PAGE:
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Annapolis, Md. (December 21, 2016) – A broad coalition of nonprofit organizations announced that its top legislative priority for the 2017 Maryland General Assembly will be the Keep the Door Open Act, sponsored by Senator Guy Guzzone (District 13) and Delegate Antonio Hayes (District 40). The Maryland Behavioral Health Coalition supports the Act to address the state’s growing demand for high-quality, accessible behavioral health care treatment. Behavioral health is a term that covers the full range of mental and emotional well-being, including mental health and substance use disorders.
More than one million Marylanders live with mental health or substance use disorders. Additionally, more than 180,000 Maryland children and adults use and depend on the public behavioral health system. Advocates say that demand for services is steadily increasing in Maryland, with the number of people using our public mental health system increasing 65 percent since the start of the recent economic downturn.
Similar legislation passed the Senate last year in the 2016 session with a 35-9 bipartisan vote. The bill’s sponsors are optimistic that they can build on that momentum in the upcoming 2017 session.
“Demand for mental health and substance use treatment is increasing,” said Senator Guzzone. “We can’t run away from this problem anymore – we need solutions so that Marylanders can get the critical healthcare treatment they need.”
Coalition members say that dramatic increases in hospital admissions and emergency department visits associated with Medicaid lead to increased public spending at a time when analysts project a state budget shortfall. Advocates say that the Keep the Door Open Act will help community health clinics and other behavioral health providers treat patients before more costly hospital or emergency care is needed.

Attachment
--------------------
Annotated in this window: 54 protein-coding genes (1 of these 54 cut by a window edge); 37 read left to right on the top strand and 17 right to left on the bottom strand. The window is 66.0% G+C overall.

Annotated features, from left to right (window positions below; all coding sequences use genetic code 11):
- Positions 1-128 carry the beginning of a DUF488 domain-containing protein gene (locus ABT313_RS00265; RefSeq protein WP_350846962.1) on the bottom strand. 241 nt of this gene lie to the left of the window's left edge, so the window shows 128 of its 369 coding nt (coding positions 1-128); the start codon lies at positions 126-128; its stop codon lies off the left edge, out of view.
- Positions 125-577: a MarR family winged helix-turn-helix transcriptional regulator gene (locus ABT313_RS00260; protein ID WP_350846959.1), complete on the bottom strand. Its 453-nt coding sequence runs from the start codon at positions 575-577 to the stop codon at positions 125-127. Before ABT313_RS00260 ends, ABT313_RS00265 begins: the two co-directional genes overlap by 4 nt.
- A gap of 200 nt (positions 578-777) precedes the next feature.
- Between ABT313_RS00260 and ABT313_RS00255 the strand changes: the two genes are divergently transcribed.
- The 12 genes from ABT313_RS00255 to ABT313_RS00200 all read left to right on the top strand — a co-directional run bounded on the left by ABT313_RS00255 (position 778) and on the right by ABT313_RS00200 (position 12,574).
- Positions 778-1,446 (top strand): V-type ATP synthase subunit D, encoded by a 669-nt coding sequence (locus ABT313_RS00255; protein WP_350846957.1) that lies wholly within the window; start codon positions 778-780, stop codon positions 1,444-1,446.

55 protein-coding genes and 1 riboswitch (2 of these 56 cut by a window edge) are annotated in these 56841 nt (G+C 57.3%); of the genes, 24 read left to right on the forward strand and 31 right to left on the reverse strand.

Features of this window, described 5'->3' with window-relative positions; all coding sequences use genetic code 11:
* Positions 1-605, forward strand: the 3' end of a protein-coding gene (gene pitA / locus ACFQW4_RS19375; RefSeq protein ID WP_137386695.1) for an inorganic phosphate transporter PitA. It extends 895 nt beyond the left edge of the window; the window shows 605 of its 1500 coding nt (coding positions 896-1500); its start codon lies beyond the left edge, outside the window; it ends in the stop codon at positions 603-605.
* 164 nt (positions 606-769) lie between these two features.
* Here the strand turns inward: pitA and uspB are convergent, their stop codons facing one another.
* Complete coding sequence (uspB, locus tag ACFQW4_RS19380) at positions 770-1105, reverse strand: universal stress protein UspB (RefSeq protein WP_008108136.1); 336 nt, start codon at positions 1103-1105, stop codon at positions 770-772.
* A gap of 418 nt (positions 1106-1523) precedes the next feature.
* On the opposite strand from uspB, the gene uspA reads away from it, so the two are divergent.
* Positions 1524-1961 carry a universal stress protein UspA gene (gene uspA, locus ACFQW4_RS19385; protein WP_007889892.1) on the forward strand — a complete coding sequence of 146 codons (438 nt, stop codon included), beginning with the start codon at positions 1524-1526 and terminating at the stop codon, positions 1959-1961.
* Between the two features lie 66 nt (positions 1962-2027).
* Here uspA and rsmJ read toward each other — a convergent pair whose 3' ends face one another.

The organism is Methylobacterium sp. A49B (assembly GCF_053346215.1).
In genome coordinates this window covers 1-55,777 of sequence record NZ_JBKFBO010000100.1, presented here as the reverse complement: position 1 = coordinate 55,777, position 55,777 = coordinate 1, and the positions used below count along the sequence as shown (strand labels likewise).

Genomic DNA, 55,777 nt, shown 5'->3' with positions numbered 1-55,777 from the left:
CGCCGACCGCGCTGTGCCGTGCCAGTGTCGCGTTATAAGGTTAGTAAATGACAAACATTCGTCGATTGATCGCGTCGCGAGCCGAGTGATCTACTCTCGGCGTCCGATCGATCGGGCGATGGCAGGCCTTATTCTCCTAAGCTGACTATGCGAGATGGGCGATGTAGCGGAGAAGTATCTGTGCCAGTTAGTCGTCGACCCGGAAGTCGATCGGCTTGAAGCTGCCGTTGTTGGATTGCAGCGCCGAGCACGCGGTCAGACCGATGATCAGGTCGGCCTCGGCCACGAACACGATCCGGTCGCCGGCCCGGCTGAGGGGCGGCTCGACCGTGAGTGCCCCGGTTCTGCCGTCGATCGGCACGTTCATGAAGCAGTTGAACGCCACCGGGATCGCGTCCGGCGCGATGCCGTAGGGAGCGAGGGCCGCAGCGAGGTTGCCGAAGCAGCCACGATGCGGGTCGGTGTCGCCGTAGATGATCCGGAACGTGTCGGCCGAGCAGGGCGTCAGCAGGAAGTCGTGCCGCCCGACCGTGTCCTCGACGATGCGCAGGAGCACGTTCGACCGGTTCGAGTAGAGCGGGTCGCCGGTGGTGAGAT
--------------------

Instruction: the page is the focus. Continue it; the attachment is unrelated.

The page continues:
“We know behavioral health treatment works, and we need to make it more accessible,” said Delegate Hayes. “Now is the time for Maryland to ensure dependable access to community health providers.”
The legislation indexes the behavioral health provider rates, which have only had six modest increases in more than 20 years, to the cost of medical inflation. Advocates say the Keep the Door Open Act is critical to strengthen the workforce and retain qualified licensed professionals and direct care workers by ensuring fair and stable provider rates. Community behavioral health providers administer traditional outpatient services, mobile treatment, crisis services, withdrawal management, rehabilitation, residential treatment, partial hospitalization programs and housing.
“Without this legislation, we fear that our front-line community behavioral health providers may be forced to close up shop,” said Dan Martin, director of public policy for the Mental Health Association of Maryland. “We don’t want Marylanders who urgently need behavioral health care to find closed doors.”
Coalition members also point out that Maryland remains in an opioid crisis, with deaths and overdoses from heroin continuing to increase.
“If we want to stem this opioid epidemic, we need more community services, recovery support and preventive care,” said Dr. Nancy Rosen-Cohen, executive director of the National Council on Alcoholism and Drug Dependence, Maryland Chapter. “We need to reach people early – and community health services are the best way to do that.”
The Behavioral Health Coalition also supports initiatives to ensure that Marylanders with health insurance can access crisis services and to create long-term funding in the state budget for additional treatment resources to combat Maryland’s opioid epidemic. The Coalition has scheduled a “Keep the Door Open Maryland” rally for February 23 at noon on Lawyers Mall in Annapolis. More than 500 attendees are expected to attend and support the coalition’s legislative platform.
Chris Trumbauer, The Hatcher Group, 410-990-0284
Senator Guy Guzzone, 410-841-3572
Delegate Antonio Hayes, 410-841-3545
Dan Martin, Mental Health Association of Maryland, 410-978-8865
Dr. Nancy Rosen-Cohen, National Council on Alcoholism and Drug Dependence – Maryland 410-625-6482